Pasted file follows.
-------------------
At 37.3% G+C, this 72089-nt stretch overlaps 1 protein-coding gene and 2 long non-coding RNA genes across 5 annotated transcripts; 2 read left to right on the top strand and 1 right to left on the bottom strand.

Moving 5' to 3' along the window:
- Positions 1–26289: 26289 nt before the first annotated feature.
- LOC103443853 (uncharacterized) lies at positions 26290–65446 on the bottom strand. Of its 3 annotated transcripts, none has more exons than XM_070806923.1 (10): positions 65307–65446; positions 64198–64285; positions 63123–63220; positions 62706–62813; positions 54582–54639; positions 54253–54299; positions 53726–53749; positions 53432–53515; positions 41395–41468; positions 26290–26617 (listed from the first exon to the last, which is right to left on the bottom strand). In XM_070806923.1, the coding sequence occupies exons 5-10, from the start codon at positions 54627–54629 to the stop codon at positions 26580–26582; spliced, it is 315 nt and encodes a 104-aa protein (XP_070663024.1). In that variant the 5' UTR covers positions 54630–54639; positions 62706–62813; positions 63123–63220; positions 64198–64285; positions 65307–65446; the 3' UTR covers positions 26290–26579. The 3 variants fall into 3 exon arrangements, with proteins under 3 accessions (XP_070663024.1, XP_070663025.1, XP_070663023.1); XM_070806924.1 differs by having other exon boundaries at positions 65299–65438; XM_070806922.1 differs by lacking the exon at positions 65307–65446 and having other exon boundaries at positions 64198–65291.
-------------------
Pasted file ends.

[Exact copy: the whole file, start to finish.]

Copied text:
At 37.3% G+C, this 72089-nt stretch overlaps 1 protein-coding gene and 2 long non-coding RNA genes across 5 annotated transcripts; 2 read left to right on the top strand and 1 right to left on the bottom strand.

Moving 5' to 3' along the window:
- Positions 1–26289: 26289 nt before the first annotated feature.
- LOC103443853 (uncharacterized) lies at positions 26290–65446 on the bottom strand. Of its 3 annotated transcripts, none has more exons than XM_070806923.1 (10): positions 65307–65446; positions 64198–64285; positions 63123–63220; positions 62706–62813; positions 54582–54639; positions 54253–54299; positions 53726–53749; positions 53432–53515; positions 41395–41468; positions 26290–26617 (listed from the first exon to the last, which is right to left on the bottom strand). In XM_070806923.1, the coding sequence occupies exons 5-10, from the start codon at positions 54627–54629 to the stop codon at positions 26580–26582; spliced, it is 315 nt and encodes a 104-aa protein (XP_070663024.1). In that variant the 5' UTR covers positions 54630–54639; positions 62706–62813; positions 63123–63220; positions 64198–64285; positions 65307–65446; the 3' UTR covers positions 26290–26579. The 3 variants fall into 3 exon arrangements, with proteins under 3 accessions (XP_070663024.1, XP_070663025.1, XP_070663023.1); XM_070806924.1 differs by having other exon boundaries at positions 65299–65438; XM_070806922.1 differs by lacking the exon at positions 65307–65446 and having other exon boundaries at positions 64198–65291.